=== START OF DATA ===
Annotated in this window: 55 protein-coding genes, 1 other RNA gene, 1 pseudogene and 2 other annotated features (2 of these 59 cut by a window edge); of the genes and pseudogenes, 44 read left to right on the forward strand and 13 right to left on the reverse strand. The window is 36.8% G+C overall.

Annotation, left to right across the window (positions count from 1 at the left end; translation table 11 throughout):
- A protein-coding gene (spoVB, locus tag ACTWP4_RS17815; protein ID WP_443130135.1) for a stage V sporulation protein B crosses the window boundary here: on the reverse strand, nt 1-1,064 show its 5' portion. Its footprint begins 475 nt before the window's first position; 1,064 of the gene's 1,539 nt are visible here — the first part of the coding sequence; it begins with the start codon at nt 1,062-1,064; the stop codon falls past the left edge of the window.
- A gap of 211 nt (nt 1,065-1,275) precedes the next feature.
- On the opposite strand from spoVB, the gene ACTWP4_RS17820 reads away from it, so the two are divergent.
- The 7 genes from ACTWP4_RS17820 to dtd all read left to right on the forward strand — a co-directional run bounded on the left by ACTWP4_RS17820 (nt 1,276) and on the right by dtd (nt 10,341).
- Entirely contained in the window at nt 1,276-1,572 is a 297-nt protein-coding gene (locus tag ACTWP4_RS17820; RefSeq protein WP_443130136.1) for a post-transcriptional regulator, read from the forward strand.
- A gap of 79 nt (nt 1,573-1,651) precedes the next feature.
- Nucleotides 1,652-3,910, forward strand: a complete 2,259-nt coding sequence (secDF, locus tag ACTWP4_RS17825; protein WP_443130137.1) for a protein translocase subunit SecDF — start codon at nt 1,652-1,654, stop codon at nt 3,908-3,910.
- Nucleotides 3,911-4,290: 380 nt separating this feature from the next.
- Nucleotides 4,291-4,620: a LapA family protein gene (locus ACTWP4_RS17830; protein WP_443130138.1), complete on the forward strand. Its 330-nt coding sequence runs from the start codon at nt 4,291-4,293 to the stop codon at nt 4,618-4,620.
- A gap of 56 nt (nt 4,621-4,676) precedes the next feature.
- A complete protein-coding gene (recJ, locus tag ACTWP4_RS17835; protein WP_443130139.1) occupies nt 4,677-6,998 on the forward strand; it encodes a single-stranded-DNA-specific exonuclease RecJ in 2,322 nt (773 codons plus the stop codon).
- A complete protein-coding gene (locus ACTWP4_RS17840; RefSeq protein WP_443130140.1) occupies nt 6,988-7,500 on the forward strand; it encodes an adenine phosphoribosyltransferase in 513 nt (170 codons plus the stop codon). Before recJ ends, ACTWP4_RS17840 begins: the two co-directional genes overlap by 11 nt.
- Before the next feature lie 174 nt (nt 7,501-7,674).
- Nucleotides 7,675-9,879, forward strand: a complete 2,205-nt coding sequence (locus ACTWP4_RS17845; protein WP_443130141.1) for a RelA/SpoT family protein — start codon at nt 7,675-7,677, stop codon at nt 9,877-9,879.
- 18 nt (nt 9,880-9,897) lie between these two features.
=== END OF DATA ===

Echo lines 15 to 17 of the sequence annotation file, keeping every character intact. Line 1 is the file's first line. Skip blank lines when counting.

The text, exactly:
- Before the next feature lie 174 nt (nt 7,501-7,674).
- Nucleotides 7,675-9,879, forward strand: a complete 2,205-nt coding sequence (locus ACTWP4_RS17845; protein WP_443130141.1) for a RelA/SpoT family protein — start codon at nt 7,675-7,677, stop codon at nt 9,877-9,879.
- 18 nt (nt 9,880-9,897) lie between these two features.